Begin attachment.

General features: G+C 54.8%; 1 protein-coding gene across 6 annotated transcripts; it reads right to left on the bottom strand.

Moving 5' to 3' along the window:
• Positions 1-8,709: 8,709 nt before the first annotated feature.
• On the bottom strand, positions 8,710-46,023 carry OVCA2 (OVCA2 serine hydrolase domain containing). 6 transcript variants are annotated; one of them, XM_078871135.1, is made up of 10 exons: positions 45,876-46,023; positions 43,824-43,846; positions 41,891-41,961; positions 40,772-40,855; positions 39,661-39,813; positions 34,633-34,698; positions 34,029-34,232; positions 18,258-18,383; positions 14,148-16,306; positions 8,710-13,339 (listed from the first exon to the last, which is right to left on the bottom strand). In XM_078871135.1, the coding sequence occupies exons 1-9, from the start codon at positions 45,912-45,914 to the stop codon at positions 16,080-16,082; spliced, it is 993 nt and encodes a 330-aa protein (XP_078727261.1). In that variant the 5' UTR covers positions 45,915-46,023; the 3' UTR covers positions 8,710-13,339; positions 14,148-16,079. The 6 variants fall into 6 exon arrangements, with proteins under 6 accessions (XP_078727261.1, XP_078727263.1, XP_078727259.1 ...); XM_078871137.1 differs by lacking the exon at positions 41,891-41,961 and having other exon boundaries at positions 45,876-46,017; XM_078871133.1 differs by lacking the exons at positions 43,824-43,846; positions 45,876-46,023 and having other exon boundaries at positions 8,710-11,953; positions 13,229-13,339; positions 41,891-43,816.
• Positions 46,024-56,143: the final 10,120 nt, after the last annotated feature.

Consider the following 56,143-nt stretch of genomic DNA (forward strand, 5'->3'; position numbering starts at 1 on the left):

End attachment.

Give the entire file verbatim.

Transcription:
General features: G+C 54.8%; 1 protein-coding gene across 6 annotated transcripts; it reads right to left on the bottom strand.

Moving 5' to 3' along the window:
• Positions 1-8,709: 8,709 nt before the first annotated feature.
• On the bottom strand, positions 8,710-46,023 carry OVCA2 (OVCA2 serine hydrolase domain containing). 6 transcript variants are annotated; one of them, XM_078871135.1, is made up of 10 exons: positions 45,876-46,023; positions 43,824-43,846; positions 41,891-41,961; positions 40,772-40,855; positions 39,661-39,813; positions 34,633-34,698; positions 34,029-34,232; positions 18,258-18,383; positions 14,148-16,306; positions 8,710-13,339 (listed from the first exon to the last, which is right to left on the bottom strand). In XM_078871135.1, the coding sequence occupies exons 1-9, from the start codon at positions 45,912-45,914 to the stop codon at positions 16,080-16,082; spliced, it is 993 nt and encodes a 330-aa protein (XP_078727261.1). In that variant the 5' UTR covers positions 45,915-46,023; the 3' UTR covers positions 8,710-13,339; positions 14,148-16,079. The 6 variants fall into 6 exon arrangements, with proteins under 6 accessions (XP_078727261.1, XP_078727263.1, XP_078727259.1 ...); XM_078871137.1 differs by lacking the exon at positions 41,891-41,961 and having other exon boundaries at positions 45,876-46,017; XM_078871133.1 differs by lacking the exons at positions 43,824-43,846; positions 45,876-46,023 and having other exon boundaries at positions 8,710-11,953; positions 13,229-13,339; positions 41,891-43,816.
• Positions 46,024-56,143: the final 10,120 nt, after the last annotated feature.

Consider the following 56,143-nt stretch of genomic DNA (forward strand, 5'->3'; position numbering starts at 1 on the left):